We have followed NIFS trainer Crystal Anne Belen throughout her triathlon training program experience (see part 1 and part 2). It’s finally time for the race, the moment the entire group has been waiting for and anticipating for the past 2½ months. Let’s hear from Crystal about her experience!
It’s the week of the race and training is complete. A lot of preparation has happened over the last 10 weeks. The hard part is over. Hydrating, breathing drills, staying healthy, visualization, staying positive, and relaxing were my areas of focus. By the end of training, I was feeling confident with my transitions and prepared for the race.
Goal: 500m Swim, 10-Mile Bike, 3-Mile Run
At the start of the race, I felt the excitement in the atmosphere! Almost 400 athletes were there to compete, and everyone had worked so hard for this moment. From my perspective, the distance didn’t look that far to swim in the open water. As I stood there waiting for my time to enter the reservoir, I was determined to conquer it, and there wasn’t anything that was going to stop me. However, the swim turned out a lot harder than I expected. I unfortunately found myself going kayak-to-kayak, needing assistance, and eventually met George, a gentleman who stuck with me as far as I could go. He encouraged me as I went along and said that he was there for me whenever I needed him. No matter how long it was going to take me, I was determined to finish the swimming portion.
I swam about halfway through the 500m, and there came a point where I was taking too long in the water and was told that I had to be picked up in the boat to catch up with the rest of the swimmers. Along with a few other ladies, sitting in the boat in tears, I was disappointed in myself. The official who picked us up offered that if we wanted to swim the last 50m, we could get back in. I wasn’t about to end the swim in total defeat, so I got back in the water and swam the rest of the way in.
While I thought that the obstacles were over for me, the bike portion of the race brought even more roadblocks. I started off with a nice, quick transition to begin the ride. Determined to make up some time from the swim and knowing that I couldn't let the swim get to me, I came upon the first hill of the race and ended up running into a problem immediately. As I shifted gears, my chain came off my bike and I ended up having to pull off the road to put my chain back on.
After getting my chain back on, I rode for the next 6 miles, passing a few ladies, but then another unexpected mishap took place. As I shifted gears on another hill, my bike came to an abrupt stop. Emotionally done, I had had enough, and the disappointment of all the training I did for nothing was overwhelming. Another gentleman came and asked if I needed any help. He tried to see what was wrong with it, spent a few minutes looking at it, and ended up telling me that I was going to have to walk my bike the rest of the race. My derailleur flipped over and would catch in my spindle, not even allowing me to pedal. Beyond frustrated and embarrassed, I wasn’t able to keep the positive mindset I had been working toward, although I was still determined to complete the course. It had to happen.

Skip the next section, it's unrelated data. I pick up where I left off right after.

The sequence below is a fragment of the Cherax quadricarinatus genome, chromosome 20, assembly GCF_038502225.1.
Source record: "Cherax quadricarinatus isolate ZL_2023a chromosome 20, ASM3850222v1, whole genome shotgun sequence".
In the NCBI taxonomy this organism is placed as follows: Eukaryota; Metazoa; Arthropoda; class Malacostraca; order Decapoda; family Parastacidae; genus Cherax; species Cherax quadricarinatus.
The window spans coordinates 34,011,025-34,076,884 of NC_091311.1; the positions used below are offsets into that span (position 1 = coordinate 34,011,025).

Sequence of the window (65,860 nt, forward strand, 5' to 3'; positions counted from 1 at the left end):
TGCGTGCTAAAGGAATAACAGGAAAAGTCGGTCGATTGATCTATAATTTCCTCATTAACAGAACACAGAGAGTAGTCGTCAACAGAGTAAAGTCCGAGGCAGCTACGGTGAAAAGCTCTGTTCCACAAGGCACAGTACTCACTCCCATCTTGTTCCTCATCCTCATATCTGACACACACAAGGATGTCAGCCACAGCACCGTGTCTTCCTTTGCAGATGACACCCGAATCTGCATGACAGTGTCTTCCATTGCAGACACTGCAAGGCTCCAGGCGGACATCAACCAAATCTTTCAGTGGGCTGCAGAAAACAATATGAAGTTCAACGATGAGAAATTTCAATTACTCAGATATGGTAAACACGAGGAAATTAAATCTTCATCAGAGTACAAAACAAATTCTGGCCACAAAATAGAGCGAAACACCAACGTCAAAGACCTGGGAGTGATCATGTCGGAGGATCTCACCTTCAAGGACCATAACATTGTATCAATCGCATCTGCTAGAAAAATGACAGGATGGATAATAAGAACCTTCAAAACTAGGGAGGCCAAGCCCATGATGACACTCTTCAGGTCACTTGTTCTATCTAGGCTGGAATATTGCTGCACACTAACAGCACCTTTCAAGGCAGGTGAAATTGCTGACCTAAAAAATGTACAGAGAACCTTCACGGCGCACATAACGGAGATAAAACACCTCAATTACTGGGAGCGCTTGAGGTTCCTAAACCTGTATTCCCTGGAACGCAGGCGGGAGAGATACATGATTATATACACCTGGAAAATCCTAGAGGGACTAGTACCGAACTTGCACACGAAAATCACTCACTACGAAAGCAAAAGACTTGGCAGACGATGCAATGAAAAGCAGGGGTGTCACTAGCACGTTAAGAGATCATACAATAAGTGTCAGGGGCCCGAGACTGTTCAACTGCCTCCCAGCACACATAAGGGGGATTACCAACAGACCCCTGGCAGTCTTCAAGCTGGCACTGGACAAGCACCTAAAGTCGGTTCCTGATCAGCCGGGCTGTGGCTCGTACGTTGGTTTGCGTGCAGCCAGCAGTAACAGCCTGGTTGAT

While walking the rest of the course, an unexpected turn of events took place. I caught up to a woman who was also walking with her bike. I felt so frustrated and defeated but as we began to talk, I was grateful for this time. She said, “I’m sorry to hear about your bike, but I'm thankful that you are walking with me.” In that instant, my mindset completely changed. In the full-throttle of my stress, someone needed my help more.
The next thing I knew, the trainer in me ended up encouraging her to keep persevering. I was no longer thinking about the struggles I was going through. I walked with her the rest of the 3 miles, and she eventually rode back on her bike to complete the remainder of the race. Finishing in last place in the biking portion allowed me to put things in perspective, and I was so thankful that I had the opportunity to help another athlete. I was no longer mad at myself, and I kept telling myself that the only thing left to do was the 3-mile run, my strongest portion of this triathlon.
The Last Leg
Running indeed was my strongest event as I completed the 3 miles without any major incidents and ran the entire way. I finished my run in 28 minutes with an overall race time of 2 hours 12 minutes and 10 seconds.
With the rollercoaster of events that took place, I'm very grateful for accepting the challenge, going through the experience, and stepping outside of my comfort zone, and especially grateful for the people I've met along the way. I’ve learned that there are things that happen in life that you can’t control, things happen in which you have a decision to make, for which your attitude can instantly determine the path that you will travel on. As a trainer, I work with many individuals who go through their own challenge on a daily basis, and this has given me more appreciation and a fresh perspective on the process it takes to overcome a difficult part in your life.
With how I completed the race, I've been asked if I'd do another one. Surprisingly, yes, I would do another one. Knowing what it takes and where I currently stand, I can work to improve. So the journey continues, I am tentatively planning on completing another triathlon on September 30, in Illinois, to write a new chapter in this book.
This blog was written by Crystal Anne Belen, personal trainer and health fitness instructor at NIFS. To read more about the NIFS bloggers, click here.